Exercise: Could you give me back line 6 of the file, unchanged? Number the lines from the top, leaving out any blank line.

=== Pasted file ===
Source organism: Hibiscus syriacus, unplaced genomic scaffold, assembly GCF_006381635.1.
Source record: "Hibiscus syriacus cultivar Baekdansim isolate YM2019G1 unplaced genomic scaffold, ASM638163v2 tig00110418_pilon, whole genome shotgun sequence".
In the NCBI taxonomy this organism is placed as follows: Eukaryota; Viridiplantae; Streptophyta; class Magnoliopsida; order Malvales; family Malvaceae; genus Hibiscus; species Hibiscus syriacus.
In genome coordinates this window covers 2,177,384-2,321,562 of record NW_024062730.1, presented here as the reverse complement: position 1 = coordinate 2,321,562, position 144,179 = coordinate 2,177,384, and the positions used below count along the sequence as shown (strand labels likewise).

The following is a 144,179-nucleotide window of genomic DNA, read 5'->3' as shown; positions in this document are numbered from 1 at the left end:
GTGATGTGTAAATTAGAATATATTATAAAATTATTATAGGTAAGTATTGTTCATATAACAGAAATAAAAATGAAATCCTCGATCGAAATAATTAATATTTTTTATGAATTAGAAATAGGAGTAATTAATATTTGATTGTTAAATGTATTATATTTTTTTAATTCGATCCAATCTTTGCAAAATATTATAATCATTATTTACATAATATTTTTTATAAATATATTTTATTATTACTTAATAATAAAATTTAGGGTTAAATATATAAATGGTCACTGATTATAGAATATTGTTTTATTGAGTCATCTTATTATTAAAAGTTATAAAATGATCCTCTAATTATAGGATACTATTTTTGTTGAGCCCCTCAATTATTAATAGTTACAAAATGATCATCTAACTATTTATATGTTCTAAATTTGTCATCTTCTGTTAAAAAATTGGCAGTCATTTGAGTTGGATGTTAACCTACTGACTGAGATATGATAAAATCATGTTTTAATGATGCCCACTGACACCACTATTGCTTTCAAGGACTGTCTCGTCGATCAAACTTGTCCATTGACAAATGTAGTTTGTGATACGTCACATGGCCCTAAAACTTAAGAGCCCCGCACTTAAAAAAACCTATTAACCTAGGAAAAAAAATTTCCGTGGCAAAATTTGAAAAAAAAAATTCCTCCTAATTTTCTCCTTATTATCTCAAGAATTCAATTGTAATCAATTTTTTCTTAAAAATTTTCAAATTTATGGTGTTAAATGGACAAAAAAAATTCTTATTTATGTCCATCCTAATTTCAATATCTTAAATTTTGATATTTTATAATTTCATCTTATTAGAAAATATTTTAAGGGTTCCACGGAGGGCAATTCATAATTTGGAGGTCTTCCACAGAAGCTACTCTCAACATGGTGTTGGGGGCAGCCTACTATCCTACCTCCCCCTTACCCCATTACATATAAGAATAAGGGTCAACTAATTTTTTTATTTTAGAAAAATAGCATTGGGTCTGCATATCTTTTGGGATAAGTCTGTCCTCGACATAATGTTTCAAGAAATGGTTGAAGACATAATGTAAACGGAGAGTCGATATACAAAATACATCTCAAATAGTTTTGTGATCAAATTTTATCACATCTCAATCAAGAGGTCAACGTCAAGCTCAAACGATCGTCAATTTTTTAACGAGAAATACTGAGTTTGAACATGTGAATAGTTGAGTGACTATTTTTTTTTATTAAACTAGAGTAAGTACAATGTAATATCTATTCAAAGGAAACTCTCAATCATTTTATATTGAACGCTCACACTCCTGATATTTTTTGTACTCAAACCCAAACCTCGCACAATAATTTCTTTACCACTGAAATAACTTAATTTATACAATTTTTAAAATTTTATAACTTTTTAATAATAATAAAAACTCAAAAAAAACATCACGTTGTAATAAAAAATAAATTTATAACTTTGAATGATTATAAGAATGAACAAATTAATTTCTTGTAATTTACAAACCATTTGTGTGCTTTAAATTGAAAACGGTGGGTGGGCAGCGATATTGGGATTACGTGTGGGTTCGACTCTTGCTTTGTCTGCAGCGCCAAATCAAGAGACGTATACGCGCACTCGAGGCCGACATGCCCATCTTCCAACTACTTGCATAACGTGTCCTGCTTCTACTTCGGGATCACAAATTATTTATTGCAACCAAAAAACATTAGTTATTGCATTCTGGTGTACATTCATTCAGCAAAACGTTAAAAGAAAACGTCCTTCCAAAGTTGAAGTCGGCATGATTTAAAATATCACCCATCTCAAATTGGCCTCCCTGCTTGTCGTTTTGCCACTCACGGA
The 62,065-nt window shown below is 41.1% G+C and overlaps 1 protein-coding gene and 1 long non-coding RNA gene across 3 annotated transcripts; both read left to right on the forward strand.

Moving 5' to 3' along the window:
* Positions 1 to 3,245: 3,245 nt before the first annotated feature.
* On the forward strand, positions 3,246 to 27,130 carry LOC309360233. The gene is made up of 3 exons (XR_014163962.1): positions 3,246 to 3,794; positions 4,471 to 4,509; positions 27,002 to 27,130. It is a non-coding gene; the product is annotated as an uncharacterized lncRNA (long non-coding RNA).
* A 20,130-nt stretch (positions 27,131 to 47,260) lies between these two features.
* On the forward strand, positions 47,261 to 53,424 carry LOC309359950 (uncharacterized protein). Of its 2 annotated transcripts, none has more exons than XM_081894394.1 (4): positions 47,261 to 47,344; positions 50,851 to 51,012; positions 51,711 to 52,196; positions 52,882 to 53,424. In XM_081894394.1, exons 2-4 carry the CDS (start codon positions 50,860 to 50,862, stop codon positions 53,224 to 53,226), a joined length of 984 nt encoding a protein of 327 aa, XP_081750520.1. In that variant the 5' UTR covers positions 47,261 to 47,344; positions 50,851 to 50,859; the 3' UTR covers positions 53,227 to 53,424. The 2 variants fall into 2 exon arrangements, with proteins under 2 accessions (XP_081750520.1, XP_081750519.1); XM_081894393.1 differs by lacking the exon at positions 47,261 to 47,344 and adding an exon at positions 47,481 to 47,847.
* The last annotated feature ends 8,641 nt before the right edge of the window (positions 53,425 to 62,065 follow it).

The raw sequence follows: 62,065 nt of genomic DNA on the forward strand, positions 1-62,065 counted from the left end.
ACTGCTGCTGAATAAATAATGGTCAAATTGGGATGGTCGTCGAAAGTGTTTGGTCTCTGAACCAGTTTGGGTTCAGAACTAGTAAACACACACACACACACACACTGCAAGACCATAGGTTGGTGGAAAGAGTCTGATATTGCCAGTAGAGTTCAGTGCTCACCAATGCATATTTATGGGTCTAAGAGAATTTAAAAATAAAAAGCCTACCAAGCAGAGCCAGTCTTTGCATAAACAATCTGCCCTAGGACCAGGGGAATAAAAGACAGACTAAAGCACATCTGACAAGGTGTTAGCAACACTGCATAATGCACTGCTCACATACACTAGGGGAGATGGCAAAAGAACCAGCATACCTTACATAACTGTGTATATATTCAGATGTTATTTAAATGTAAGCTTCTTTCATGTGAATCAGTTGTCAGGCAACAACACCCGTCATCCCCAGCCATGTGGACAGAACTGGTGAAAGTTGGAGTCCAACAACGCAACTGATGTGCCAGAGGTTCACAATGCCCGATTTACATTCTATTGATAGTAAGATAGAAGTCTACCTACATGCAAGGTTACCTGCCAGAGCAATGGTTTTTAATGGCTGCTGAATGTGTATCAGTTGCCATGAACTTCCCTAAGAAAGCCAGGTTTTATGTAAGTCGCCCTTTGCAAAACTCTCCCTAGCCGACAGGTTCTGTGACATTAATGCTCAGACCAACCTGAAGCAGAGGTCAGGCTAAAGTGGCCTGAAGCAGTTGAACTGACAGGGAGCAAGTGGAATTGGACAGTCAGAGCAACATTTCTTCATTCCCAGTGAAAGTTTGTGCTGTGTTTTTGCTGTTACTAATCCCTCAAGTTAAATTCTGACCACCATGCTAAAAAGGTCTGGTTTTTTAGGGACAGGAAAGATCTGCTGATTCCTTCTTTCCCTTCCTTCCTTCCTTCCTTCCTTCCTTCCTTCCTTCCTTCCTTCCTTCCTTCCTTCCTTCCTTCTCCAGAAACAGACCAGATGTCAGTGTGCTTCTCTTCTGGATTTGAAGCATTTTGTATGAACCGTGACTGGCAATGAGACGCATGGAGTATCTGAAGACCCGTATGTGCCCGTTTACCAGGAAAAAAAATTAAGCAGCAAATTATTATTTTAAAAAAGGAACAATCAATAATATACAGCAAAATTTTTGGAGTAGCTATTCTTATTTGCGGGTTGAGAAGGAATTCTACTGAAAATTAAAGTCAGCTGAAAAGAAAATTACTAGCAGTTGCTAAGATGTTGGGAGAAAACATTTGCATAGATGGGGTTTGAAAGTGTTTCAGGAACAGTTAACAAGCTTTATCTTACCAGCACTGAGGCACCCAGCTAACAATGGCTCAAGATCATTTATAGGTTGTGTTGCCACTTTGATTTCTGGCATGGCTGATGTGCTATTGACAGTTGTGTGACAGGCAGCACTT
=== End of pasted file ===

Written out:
GTGATGTGTAAATTAGAATATATTATAAAATTATTATAGGTAAGTATTGTTCATATAACAGAAATAAAAATGAAATCCTCGATCGAAATAATTAATATTTTTTATGAATTAGAAATAGGAGTAATTAATATTTGATTGTTAAATGTATTATATTTTTTTAATTCGATCCAATCTTTGCAAAATATTATAATCATTATTTACATAATATTTTTTATAAATATATTTTATTATTACTTAATAATAAAATTTAGGGTTAAATATATAAATGGTCACTGATTATAGAATATTGTTTTATTGAGTCATCTTATTATTAAAAGTTATAAAATGATCCTCTAATTATAGGATACTATTTTTGTTGAGCCCCTCAATTATTAATAGTTACAAAATGATCATCTAACTATTTATATGTTCTAAATTTGTCATCTTCTGTTAAAAAATTGGCAGTCATTTGAGTTGGATGTTAACCTACTGACTGAGATATGATAAAATCATGTTTTAATGATGCCCACTGACACCACTATTGCTTTCAAGGACTGTCTCGTCGATCAAACTTGTCCATTGACAAATGTAGTTTGTGATACGTCACATGGCCCTAAAACTTAAGAGCCCCGCACTTAAAAAAACCTATTAACCTAGGAAAAAAAATTTCCGTGGCAAAATTTGAAAAAAAAAATTCCTCCTAATTTTCTCCTTATTATCTCAAGAATTCAATTGTAATCAATTTTTTCTTAAAAATTTTCAAATTTATGGTGTTAAATGGACAAAAAAAATTCTTATTTATGTCCATCCTAATTTCAATATCTTAAATTTTGATATTTTATAATTTCATCTTATTAGAAAATATTTTAAGGGTTCCACGGAGGGCAATTCATAATTTGGAGGTCTTCCACAGAAGCTACTCTCAACATGGTGTTGGGGGCAGCCTACTATCCTACCTCCCCCTTACCCCATTACATATAAGAATAAGGGTCAACTAATTTTTTTATTTTAGAAAAATAGCATTGGGTCTGCATATCTTTTGGGATAAGTCTGTCCTCGACATAATGTTTCAAGAAATGGTTGAAGACATAATGTAAACGGAGAGTCGATATACAAAATACATCTCAAATAGTTTTGTGATCAAATTTTATCACATCTCAATCAAGAGGTCAACGTCAAGCTCAAACGATCGTCAATTTTTTAACGAGAAATACTGAGTTTGAACATGTGAATAGTTGAGTGACTATTTTTTTTTATTAAACTAGAGTAAGTACAATGTAATATCTATTCAAAGGAAACTCTCAATCATTTTATATTGAACGCTCACACTCCTGATATTTTTTGTACTCAAACCCAAACCTCGCACAATAATTTCTTTACCACTGAAATAACTTAATTTATACAATTTTTAAAATTTTATAACTTTTTAATAATAATAAAAACTCAAAAAAAACATCACGTTGTAATAAAAAATAAATTTATAACTTTGAATGATTATAAGAATGAACAAATTAATTTCTTGTAATTTACAAACCATTTGTGTGCTTTAAATTGAAAACGGTGGGTGGGCAGCGATATTGGGATTACGTGTGGGTTCGACTCTTGCTTTGTCTGCAGCGCCAAATCAAGAGACGTATACGCGCACTCGAGGCCGACATGCCCATCTTCCAACTACTTGCATAACGTGTCCTGCTTCTACTTCGGGATCACAAATTATTTATTGCAACCAAAAAACATTAGTTATTGCATTCTGGTGTACATTCATTCAGCAAAACGTTAAAAGAAAACGTCCTTCCAAAGTTGAAGTCGGCATGATTTAAAATATCACCCATCTCAAATTGGCCTCCCTGCTTGTCGTTTTGCCACTCACGGA